The cost of buying a house in the Netherlands is continuing to fall, with an annual drop of nearly 6% recorded in May, according to figures from the statistics office CBS and the Kadaster land registry.
There are wide regional variations, but the average amount paid for a home is now almost €404,000, compared with €446,000 in August last year when prices hit their peak, and that is good news for people looking to buy a home.
House prices have fallen almost 10% since then as interest rates rose. The shortage of properties on the market has been an additional problem, and fewer homes are also changing hands.
Fewer homes sold
In May, just over 15,000 homes were sold, down 4% on a year ago, according to the Kadaster figures, which are based on finalised deals. In the first five months of this year, the number of houses and flats which found a new owner is down 10% in 2022.
First-time buyers, however, may be benefiting. Last month the Kadaster said 58% of homes in the big Dutch cities are now being sold to first-time buyers, compared to 50% a year ago.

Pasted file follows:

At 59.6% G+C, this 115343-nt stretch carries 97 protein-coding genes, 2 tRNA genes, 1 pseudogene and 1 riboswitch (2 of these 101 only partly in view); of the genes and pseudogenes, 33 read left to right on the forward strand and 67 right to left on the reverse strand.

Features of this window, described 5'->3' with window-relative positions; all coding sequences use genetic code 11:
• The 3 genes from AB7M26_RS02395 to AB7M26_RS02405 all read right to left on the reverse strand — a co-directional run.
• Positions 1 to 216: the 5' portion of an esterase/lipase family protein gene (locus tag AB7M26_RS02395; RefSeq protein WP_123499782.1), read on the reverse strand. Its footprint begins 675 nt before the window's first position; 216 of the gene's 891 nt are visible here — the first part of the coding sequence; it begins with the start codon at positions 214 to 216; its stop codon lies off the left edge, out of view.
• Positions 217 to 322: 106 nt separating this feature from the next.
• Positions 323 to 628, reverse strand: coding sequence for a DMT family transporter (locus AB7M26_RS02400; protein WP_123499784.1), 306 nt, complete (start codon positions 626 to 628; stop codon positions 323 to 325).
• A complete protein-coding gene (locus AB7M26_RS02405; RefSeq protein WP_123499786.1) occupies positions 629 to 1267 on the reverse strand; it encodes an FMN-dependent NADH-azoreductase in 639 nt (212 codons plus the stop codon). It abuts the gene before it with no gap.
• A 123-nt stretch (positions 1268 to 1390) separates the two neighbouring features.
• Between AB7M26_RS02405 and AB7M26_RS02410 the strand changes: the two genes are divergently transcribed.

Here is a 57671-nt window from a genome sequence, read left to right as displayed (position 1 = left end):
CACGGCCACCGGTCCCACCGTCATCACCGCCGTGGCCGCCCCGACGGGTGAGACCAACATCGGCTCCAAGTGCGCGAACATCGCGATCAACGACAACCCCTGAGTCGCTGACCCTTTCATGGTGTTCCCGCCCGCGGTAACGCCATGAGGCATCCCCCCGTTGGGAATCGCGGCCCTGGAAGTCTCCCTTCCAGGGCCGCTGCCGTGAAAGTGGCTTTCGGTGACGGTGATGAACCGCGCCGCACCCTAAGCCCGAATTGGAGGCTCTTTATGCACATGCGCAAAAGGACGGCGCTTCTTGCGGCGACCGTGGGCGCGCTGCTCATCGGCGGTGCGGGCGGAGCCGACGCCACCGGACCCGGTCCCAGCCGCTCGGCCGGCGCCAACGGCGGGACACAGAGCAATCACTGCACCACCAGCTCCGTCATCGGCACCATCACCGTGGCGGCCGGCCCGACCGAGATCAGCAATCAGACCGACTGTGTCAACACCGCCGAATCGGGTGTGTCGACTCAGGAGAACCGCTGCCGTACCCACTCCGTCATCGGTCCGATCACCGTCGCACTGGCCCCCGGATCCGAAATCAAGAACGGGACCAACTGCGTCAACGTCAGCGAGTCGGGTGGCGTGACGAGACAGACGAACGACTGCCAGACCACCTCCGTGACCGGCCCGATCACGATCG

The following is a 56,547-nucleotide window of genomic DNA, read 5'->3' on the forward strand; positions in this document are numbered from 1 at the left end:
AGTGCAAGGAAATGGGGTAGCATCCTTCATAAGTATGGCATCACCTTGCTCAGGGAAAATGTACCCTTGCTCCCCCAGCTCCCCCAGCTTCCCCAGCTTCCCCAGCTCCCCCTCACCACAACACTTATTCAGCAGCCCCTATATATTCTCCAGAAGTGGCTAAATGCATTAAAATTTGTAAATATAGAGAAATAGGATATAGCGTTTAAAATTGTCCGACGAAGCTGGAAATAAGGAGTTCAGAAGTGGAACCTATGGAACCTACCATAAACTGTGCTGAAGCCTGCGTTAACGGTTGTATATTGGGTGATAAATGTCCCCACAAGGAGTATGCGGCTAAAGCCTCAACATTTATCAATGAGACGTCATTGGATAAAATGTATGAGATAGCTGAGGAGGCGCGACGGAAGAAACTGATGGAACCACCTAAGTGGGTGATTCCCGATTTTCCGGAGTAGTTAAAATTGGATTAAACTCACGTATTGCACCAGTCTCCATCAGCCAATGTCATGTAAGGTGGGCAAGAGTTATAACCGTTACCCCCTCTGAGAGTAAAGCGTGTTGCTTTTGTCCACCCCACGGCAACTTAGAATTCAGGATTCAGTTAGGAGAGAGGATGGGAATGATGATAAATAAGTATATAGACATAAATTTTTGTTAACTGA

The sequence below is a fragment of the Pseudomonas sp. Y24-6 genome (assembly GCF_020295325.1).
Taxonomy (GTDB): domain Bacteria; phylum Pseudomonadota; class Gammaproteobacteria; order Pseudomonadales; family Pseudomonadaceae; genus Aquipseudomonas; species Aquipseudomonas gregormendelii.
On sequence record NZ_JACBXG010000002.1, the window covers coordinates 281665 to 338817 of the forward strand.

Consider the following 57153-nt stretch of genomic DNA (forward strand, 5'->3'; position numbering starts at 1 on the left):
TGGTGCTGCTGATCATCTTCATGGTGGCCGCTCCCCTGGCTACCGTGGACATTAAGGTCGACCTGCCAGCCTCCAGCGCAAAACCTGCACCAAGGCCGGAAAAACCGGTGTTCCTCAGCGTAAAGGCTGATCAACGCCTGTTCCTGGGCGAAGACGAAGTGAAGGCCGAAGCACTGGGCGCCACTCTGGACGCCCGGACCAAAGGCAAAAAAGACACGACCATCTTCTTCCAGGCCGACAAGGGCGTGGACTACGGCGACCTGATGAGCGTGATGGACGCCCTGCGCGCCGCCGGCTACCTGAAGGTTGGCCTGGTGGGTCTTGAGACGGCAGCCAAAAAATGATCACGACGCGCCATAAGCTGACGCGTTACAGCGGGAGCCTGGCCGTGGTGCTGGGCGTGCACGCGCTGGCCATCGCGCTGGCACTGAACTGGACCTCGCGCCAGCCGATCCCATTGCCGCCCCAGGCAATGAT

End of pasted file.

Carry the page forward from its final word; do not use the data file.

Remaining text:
Nevertheless, there are early indications that restrictions on buy-to-let mortgages have not yet had an impact on younger buyers and may also be making it harder for tenants to find a place to live.
Buy to let
Several cities, including Amsterdam, Rotterdam, The Hague, Utrecht and Eindhoven, have implemented a law that came into force in 2022, allowing them to stop investors from buying homes to let out in specified neighbourhoods.
Research by the University of Amsterdam and Rotterdam’s Erasmus University suggests that the ban so far has mainly benefited older, better-off tenants who were already able to afford a house rather than the youngsters the scheme was supposed to help.